China, The Dragon that Breathes New Perspectives

ArtsEtc intern Racquel Griffith in China, circa January 2017, on scholarship.

ArtsEtc intern Racquel Griffith: touching the dragon with one hand while still grasping The Broken Trident with the other.  Photo Copyright  © 2017.


I THINK pretty much all of us are guilty of one thing–comparison. Whether we compare our lives to others, or something simple like that pack of Eclipse crackers to those Sodabix on the shelf, we tell ourselves that one is greater than the next. We can’t possibly have the same level of love for both: we need to choose and recognize one as better than the other. If you’re like me, you’ve probably also done this with places you've visited.  I know I have, with South Africa, Canada, South Korea, St Martin.... 

What I’ve come to realize, though, is that even in the places we fall in love with, there is someone in that place longing to be somewhere else. There is someone envying you and your country, all the while you’re envying theirs. But for every one thing I admired in another country, there were two or three things in mine that, if asked, I would never trade. 

Right now, my life in China has been a gamechanger when it comes to perspective. Living in China pushed me to stop comparing in the general sense of "one thing is better than the next" and start valuing specific attributes about the place itself. So now when people ask me, "Do you like China better than Barbados?" it always feels like such a bizarre, unanswerable question. There are things about China I love, and there are things about Barbados I love. There are also things about both I do not love. For me, the cultures are so different that I couldn’t even judge them based on a question like that. It sounds something like "Do you like shoes better than chocolates?" Yeah, sorry, whaaat? Lol.

If there is one thing that I’ve come to love about China it is how important of a role the arts and history play in its society. China makes sure its people never forget their history, and they make sure the artist is highly valued for keeping that history and culture alive. Regardless of how much economic progress China makes, their cultural progress is kept close, which cannot be said for many countries today. At a time when US President Donald Trump is proposing the elimination of arts and humanities endowments, a country that actually values the arts simply cannot be overlooked. 

Coming from a place like Barbados where enough value isn’t placed on the arts makes China’s value of it feel surreal to me. I've been seeing museums come to life in a modern way, grabbing children’s attention; visiting bookstores in which the layout and inner structure are absolutely captivating; walking and seeing art not just in stores but in the architecture of buildings; seeing artists everywhere you go in so many different forms. Those are the moments I live for. So, of course, there are times when I compare; but not to say that one is better than the next, rather to hold their differences separate, understanding that my country of birth and the country I've come to are two completely different spaces with two completely different ways of life. It’s OK to see things in other places and wish them for your own, because we all want our home countries to be their best.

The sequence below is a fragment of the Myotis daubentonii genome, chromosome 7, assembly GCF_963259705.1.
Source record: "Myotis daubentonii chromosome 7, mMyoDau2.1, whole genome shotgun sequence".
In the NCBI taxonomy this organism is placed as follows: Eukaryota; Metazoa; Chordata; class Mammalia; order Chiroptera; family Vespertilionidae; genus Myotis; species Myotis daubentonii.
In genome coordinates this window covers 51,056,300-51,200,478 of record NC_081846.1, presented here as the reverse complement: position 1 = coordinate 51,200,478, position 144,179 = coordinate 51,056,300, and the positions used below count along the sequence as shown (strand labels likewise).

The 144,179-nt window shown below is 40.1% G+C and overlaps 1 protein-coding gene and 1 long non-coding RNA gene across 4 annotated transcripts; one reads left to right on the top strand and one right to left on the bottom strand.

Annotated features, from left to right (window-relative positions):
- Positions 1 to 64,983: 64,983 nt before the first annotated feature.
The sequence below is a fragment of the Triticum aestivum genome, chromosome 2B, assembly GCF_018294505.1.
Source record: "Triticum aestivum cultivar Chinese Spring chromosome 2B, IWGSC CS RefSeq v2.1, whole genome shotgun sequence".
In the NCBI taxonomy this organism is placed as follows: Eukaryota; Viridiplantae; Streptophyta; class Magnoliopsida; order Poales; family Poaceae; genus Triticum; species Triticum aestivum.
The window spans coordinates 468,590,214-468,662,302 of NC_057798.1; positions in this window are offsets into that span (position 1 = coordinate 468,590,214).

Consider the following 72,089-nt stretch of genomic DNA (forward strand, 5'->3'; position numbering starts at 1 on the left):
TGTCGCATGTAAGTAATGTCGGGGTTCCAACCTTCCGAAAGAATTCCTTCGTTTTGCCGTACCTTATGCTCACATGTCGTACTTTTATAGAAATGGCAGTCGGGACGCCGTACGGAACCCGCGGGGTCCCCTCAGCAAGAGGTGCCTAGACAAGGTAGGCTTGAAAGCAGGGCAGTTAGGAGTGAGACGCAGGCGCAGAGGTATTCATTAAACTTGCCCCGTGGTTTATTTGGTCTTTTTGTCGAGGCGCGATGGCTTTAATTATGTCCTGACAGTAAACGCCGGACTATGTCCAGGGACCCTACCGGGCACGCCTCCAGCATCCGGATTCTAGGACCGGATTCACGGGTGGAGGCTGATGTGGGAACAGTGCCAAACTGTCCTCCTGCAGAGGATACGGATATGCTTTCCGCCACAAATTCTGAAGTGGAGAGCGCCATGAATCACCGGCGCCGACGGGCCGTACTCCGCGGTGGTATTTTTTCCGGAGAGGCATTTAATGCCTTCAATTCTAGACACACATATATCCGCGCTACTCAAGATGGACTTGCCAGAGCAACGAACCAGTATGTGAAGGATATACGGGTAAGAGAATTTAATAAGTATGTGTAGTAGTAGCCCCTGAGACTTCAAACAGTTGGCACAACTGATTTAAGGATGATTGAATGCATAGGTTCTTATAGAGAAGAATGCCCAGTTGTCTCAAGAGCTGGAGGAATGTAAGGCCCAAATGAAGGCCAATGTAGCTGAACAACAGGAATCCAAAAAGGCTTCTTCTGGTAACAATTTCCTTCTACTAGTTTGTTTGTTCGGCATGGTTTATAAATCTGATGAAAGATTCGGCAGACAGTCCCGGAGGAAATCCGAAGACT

I long for the day that the arts and sports in my country are not held to be of lesser value than the sciences, math and IT. I long for us to document more, write more, sing more, dance more, value cricket and art more. I also wish things for China–that it will be freer: freer in its media, in its politics, in some of its laws. That it will be more inclusive so my skin won’t feel like a red flag saying, "Stare at me, please." And even with that, I’ve come to understand why things in China are the way they are, just like I’ve come to understand why things in Barbados are the way they are. I stopped comparing them with other places to critique them, and started comparing to see what was present and what was lacking in order to isolate these qualities, study them. I've tried to keep open-minded and non-judgmental in order to understand and appreciate. Within the heart of the dragon I've learnt that comparison isn’t a bad thing, it’s just how you do it and what you choose to learn from it. 

Racquel, an ArtsEtc intern, is currently a master's student at Zhejiang University in Hangzhou, China. She is the recipient of a Chinese Government Scholarship through Barbados and is an avid traveller. Her passions include culture, politics, education, and literature.